Search for more papers by this author
  • Hugo W Rüdiger

    1. Authors:Robert M Mader, DSc, Clinical Division of Oncology, Department of Medicine I, Medical University of Vienna, Vienna, Austria; Alexandra Kokalj, MD, Division of Occupational Medicine, Department of Medicine IV, Medical University of Vienna, Vienna, Austria; Elisabeth Kratochvil, Laboratory Technician, Division of Occupational Medicine, Department of Medicine IV, Medical University of Vienna, Vienna, Austria; Alexander Pilger, PhD, Division of Occupational Medicine, Department of Medicine IV, Medical University of Vienna, Vienna, Austria; Hugo W Rüdiger, MD, Division of Occupational Medicine, Department of Medicine IV, Medical University of Vienna, Vienna, Austria
    Search for more papers by this author

Hugo W Rüdiger, Division of Occupational Medicine, Department of Medicine IV, Medical University of Vienna, Waehringer Guertel 18-20, A-1090 Vienna, Austria. Telephone: +43 1 40400 4700.
E-mail:hugo.ruediger@meduniwien.ac.at

Abstract

Aims and objectives.  To assess a possible trend in the genotoxic risk of oncologic nurses during the working year, cytogenetic biomonitoring was performed.

Background.  Exposure to cytostatic agents is a major occupational concern in oncologic personnel. In contrast to the controlled environment in oncology pharmacies, nurses may be subject to unexpected events of exposure due to the intensive contact with patients.

Design and methods.  The entire nursing staff of an oncology inpatient ward (n = 15) participated in a biomonitoring study over a period of nine months using the sister chromatid exchange test and the comet assay to detect DNA strand breaks. Blood samples were taken after a three-week summer break (base level), one, three, six and nine months thereafter. Airborne contaminations of cytotoxics were addressed by chromatographic methods.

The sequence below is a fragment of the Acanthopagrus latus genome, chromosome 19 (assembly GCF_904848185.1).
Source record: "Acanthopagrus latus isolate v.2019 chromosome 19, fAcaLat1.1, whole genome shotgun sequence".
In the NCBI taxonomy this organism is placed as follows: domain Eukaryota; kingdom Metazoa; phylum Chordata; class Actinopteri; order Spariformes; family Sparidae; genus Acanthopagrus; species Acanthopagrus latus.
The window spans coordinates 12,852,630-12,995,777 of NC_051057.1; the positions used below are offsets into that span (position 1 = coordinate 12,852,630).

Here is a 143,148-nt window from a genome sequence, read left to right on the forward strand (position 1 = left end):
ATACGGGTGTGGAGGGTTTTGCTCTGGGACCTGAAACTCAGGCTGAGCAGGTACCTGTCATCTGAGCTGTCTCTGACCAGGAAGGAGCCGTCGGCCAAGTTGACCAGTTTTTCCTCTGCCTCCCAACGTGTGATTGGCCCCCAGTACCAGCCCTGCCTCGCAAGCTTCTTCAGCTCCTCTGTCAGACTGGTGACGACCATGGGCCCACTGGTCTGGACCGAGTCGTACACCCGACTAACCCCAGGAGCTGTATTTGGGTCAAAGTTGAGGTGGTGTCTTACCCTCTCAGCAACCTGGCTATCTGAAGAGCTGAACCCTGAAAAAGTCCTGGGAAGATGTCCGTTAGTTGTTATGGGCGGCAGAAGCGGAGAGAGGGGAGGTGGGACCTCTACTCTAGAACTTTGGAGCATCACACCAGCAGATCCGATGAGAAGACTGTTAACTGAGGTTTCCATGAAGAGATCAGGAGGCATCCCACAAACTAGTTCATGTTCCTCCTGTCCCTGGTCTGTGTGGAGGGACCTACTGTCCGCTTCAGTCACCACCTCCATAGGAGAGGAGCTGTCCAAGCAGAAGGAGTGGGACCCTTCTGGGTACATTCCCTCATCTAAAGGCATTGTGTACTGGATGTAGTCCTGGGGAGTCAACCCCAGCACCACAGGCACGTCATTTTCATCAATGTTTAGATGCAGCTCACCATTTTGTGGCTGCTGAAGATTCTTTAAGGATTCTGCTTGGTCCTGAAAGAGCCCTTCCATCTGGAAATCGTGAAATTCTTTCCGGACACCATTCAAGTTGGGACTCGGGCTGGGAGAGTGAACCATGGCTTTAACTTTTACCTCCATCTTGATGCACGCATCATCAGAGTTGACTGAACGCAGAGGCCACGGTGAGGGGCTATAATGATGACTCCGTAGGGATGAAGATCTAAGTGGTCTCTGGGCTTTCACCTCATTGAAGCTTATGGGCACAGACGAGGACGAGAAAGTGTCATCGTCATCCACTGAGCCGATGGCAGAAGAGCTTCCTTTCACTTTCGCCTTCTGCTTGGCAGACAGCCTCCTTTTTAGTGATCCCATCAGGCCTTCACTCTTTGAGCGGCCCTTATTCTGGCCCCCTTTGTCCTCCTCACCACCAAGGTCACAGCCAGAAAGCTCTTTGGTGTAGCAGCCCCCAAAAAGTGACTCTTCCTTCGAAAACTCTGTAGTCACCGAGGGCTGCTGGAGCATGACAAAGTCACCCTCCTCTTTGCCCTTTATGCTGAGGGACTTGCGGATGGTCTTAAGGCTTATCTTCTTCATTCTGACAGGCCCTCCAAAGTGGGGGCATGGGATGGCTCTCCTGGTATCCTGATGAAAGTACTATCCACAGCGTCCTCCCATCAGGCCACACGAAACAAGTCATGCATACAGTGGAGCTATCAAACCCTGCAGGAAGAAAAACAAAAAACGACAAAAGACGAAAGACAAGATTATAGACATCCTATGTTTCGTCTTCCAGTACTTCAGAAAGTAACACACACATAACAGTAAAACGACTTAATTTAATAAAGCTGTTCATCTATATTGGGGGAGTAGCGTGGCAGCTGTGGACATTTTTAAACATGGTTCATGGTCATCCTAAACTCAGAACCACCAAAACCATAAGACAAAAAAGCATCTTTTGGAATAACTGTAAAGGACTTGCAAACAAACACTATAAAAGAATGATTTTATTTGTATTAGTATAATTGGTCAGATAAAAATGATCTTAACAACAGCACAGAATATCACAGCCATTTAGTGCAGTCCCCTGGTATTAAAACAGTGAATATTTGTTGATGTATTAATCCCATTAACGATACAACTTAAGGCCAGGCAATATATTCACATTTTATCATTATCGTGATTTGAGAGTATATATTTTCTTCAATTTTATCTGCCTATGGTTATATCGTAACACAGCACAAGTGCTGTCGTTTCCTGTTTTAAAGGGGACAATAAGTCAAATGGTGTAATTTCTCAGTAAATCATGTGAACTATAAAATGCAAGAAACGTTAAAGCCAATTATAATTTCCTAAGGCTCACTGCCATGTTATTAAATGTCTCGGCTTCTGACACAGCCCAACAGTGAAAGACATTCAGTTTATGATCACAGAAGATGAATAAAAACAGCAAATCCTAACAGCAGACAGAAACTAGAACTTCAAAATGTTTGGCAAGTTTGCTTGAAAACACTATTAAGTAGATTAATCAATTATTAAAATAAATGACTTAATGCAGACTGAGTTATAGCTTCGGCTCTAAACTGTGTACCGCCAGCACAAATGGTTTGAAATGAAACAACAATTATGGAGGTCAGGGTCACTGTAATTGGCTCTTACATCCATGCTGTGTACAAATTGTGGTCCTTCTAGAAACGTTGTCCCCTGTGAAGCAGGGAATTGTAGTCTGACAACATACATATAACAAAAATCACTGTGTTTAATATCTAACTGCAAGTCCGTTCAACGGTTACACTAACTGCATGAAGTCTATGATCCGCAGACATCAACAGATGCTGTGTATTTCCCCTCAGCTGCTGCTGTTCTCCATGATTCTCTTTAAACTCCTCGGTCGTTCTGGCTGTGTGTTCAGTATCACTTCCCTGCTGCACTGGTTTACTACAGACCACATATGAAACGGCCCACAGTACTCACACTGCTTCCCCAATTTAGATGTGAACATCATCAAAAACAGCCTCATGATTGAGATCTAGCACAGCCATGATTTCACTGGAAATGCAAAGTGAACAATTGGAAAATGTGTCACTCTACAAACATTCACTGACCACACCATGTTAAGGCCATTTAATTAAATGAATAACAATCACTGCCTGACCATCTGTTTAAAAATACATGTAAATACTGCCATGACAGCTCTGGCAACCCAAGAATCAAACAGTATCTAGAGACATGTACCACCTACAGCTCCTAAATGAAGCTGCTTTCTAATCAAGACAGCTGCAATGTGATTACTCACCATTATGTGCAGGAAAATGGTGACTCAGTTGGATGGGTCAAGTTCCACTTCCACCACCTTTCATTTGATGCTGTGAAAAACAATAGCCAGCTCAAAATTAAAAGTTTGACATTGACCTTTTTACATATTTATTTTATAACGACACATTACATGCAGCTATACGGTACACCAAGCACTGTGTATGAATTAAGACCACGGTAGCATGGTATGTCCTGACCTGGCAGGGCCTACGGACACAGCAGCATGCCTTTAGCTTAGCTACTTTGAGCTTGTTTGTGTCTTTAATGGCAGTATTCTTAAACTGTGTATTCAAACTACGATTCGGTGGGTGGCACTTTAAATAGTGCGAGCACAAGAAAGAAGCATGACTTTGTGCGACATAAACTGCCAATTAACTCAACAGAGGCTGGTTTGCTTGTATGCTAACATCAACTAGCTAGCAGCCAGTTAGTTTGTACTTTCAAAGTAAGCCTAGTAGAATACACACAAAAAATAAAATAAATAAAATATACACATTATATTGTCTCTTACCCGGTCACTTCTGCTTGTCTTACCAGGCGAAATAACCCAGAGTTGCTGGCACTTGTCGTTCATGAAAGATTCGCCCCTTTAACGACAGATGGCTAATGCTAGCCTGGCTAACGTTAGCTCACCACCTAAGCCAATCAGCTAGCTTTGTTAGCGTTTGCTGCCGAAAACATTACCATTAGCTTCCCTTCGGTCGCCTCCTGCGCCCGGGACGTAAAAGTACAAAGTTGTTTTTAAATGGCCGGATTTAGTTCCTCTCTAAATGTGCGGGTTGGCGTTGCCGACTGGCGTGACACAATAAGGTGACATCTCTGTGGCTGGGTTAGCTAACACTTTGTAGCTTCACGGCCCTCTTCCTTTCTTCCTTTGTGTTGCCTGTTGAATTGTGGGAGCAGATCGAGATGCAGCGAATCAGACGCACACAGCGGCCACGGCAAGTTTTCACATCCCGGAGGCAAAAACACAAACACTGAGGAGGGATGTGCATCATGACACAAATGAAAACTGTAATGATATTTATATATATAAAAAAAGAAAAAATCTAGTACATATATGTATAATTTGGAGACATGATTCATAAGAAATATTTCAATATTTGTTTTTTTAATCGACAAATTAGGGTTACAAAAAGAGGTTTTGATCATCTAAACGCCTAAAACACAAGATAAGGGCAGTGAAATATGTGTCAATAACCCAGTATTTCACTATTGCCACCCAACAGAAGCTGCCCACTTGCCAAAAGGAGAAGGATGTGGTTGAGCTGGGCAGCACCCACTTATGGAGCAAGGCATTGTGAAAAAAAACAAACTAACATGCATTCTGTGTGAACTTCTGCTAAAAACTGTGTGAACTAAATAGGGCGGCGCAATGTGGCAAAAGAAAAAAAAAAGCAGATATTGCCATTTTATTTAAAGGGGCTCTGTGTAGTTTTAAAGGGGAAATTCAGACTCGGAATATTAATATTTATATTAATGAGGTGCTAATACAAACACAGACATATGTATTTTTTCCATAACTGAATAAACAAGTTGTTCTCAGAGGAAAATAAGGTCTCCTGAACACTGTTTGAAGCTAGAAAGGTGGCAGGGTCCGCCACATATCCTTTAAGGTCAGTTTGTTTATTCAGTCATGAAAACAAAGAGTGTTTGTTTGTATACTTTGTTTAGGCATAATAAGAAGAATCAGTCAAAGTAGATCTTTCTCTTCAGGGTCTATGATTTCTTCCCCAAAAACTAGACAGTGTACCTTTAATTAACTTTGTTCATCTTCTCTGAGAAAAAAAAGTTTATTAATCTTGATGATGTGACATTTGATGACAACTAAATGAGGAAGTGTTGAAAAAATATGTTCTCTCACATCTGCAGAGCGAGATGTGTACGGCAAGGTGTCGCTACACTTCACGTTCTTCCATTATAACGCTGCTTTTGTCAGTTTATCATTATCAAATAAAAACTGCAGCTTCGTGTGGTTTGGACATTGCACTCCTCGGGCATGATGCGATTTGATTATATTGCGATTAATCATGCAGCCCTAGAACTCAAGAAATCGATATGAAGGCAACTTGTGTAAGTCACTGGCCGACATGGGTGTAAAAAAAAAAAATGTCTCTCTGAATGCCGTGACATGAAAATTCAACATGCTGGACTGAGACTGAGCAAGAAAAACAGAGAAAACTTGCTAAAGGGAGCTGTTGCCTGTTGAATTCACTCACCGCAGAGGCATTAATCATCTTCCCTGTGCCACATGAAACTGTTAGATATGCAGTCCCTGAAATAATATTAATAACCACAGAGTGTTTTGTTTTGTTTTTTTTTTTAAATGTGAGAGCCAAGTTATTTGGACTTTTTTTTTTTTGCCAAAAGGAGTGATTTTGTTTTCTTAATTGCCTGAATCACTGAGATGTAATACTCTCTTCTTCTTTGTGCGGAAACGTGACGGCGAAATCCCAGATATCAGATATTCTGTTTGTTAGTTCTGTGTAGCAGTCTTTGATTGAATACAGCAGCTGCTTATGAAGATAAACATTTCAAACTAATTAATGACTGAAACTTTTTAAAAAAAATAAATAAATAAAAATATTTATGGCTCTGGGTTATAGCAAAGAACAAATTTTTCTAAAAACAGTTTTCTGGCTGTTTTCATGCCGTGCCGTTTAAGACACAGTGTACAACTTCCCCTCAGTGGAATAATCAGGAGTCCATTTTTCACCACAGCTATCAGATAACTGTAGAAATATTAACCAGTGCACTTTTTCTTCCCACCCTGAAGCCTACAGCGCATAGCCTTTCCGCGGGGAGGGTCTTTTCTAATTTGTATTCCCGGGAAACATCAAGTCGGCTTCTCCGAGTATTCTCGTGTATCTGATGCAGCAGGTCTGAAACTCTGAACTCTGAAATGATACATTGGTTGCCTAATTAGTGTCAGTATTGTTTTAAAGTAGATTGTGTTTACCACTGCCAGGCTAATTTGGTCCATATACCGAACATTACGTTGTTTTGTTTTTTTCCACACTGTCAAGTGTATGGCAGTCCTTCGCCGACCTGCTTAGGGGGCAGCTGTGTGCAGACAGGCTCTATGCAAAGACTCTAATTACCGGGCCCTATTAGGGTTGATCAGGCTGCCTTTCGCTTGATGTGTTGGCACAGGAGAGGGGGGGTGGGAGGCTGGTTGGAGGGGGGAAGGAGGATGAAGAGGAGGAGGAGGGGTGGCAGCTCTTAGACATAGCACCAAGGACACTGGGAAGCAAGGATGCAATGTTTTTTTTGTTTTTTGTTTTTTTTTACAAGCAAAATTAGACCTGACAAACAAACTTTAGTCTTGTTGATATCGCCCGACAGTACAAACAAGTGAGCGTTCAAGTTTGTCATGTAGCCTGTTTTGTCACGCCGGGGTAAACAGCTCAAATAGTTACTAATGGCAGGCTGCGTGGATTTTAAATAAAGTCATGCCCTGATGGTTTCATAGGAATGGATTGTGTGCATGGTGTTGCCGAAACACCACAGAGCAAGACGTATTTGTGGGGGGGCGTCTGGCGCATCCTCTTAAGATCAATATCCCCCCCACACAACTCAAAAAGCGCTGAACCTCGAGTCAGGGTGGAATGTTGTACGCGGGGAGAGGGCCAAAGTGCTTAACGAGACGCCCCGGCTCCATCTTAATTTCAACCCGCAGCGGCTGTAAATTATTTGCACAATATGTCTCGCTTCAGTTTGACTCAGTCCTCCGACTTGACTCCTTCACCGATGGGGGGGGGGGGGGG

Results.  With regard to the single monitoring points, the comet assay revealed no significant alteration of the genotoxic burden within nine months. By contrast, the sister chromatid exchange levels were significantly increased after six and nine months when compared with base levels. A trend analysis covering the whole observation period revealed an increase in genotoxicity as shown by the sister chromatid exchange test and the alkaline but not the neutral comet assay. This increase, however, was small and reversible as shown by the trend analysis of sister chromatid exchange rates during the years of service. Air samples were negative for cytotoxic contaminants.

Conclusions and relevance to clinical practice.  The small, but statistically significant genotoxic burden observed in oncologic nurses of an inpatient ward emphasises the need for a continuing effort to eliminate residual occupational risks. In comparison with historical controls, the current situation is characterised by beneficial safety improvements over the last years. Nevertheless, periodic training and awareness of the problems should be an integral part of advanced education.

Ancillary